Steinberg Apologizes for Blocking Ballot Measure Hearing Telecast
On Monday, Senate President Pro Tempore Darrell Steinberg (D-Sacramento) apologized to the public and the media for cutting off television access to a Senate hearing on certain November ballot measures, the Sacramento Bee's "Capitol Alert" reports.
The Senate Finance and Governance Committee hearing -- which took place last week -- is required by law to assess factual information and arguments about ballot measures dealing with taxes and the state budget.
Among the measures discussed at the hearing were:
- A compromise tax hike plan developed by Gov. Jerry Brown (D) and supporters of the "Millionaires Tax;" and
- A tax increase proposal by attorney Molly Munger (Walters, "Capitol Alert," Sacramento Bee, 8/13).
Details of Compromise Tax Hike Plan
The compromise tax hike plan -- listed as Proposition 30 on the November ballot -- would:
- Increase the personal income tax by one percentage point for individuals who earn $250,000 annually or couples who earn $500,000 annually and by two percentage points for individuals who earn $300,000 annually or couples who earn $600,000 annually;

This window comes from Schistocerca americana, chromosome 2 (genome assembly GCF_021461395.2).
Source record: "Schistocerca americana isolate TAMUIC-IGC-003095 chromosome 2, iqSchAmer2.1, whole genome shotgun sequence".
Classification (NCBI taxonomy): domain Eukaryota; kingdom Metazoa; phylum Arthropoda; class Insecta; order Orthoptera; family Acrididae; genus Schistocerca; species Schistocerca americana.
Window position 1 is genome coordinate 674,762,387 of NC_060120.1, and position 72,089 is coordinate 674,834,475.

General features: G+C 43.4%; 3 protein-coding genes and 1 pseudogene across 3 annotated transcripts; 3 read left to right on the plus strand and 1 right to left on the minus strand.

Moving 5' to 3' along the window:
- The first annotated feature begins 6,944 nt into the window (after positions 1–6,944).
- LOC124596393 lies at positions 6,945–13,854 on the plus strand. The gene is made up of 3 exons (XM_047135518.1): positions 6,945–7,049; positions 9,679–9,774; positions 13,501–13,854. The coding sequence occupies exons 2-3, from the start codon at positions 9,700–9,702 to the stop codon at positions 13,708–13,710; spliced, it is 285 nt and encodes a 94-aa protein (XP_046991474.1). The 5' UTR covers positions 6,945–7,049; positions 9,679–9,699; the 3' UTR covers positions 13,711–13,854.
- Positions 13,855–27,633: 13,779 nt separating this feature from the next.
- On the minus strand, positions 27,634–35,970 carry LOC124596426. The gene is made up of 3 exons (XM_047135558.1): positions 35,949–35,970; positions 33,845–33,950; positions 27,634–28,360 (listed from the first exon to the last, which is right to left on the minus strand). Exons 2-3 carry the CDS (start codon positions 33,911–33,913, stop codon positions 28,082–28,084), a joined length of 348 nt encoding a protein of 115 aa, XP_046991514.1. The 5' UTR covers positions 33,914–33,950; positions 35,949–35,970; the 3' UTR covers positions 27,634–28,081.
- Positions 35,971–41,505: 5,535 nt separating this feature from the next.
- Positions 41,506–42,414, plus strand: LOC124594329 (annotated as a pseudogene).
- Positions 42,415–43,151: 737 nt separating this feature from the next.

- Extend the income tax increases on wealthy residents from five to seven years; and
- Increase the sales tax by a quarter of a cent.
The sales tax hike would expire in four years.
The tax would raise an estimated $9 billion over the next fiscal year.
In June, Brown signed the fiscal year 2012-2013 budget agreement, which includes revenue from the compromise tax hike plan (California Healthline, 8/8).
Details of Munger's Tax Hike Plan
Munger's tax hike proposal -- listed as Proposition 38 on the November ballot -- aims to raise income tax for all residents, with highest earners seeing the largest hike. Most of the revenue would support education programs (California Healthline, 8/3).
Details of Media Blackout
A cable television channel that broadcasts legislative hearings and other public affairs programming -- called California Channel -- planned to air the hearing. However, it was ordered by an unnamed Senate staffer not to air the hearing just before it began.
A spokesperson for Steinberg originally said the order aimed to prevent parts of the hearing from being used in campaign commercials.
On Friday, Sen. Lois Wolk (D-Davis), chair of the committee, criticized the order. She said the media blackout embarrassed her because she began the hearing with a statement saying that she hoped it would help voters make informed decisions on the ballot measures.
On Monday, Steinberg said, "I want to apologize to the press and public," adding that the order "was a mistake, and it won't happen again."He said the original rationale for the blackout "wasn't a good reason" ("Capitol Alert," Sacramento Bee, 8/13). This is part of the California Healthline Daily Edition, a summary of health policy coverage from major news organizations. Sign up for an email subscription.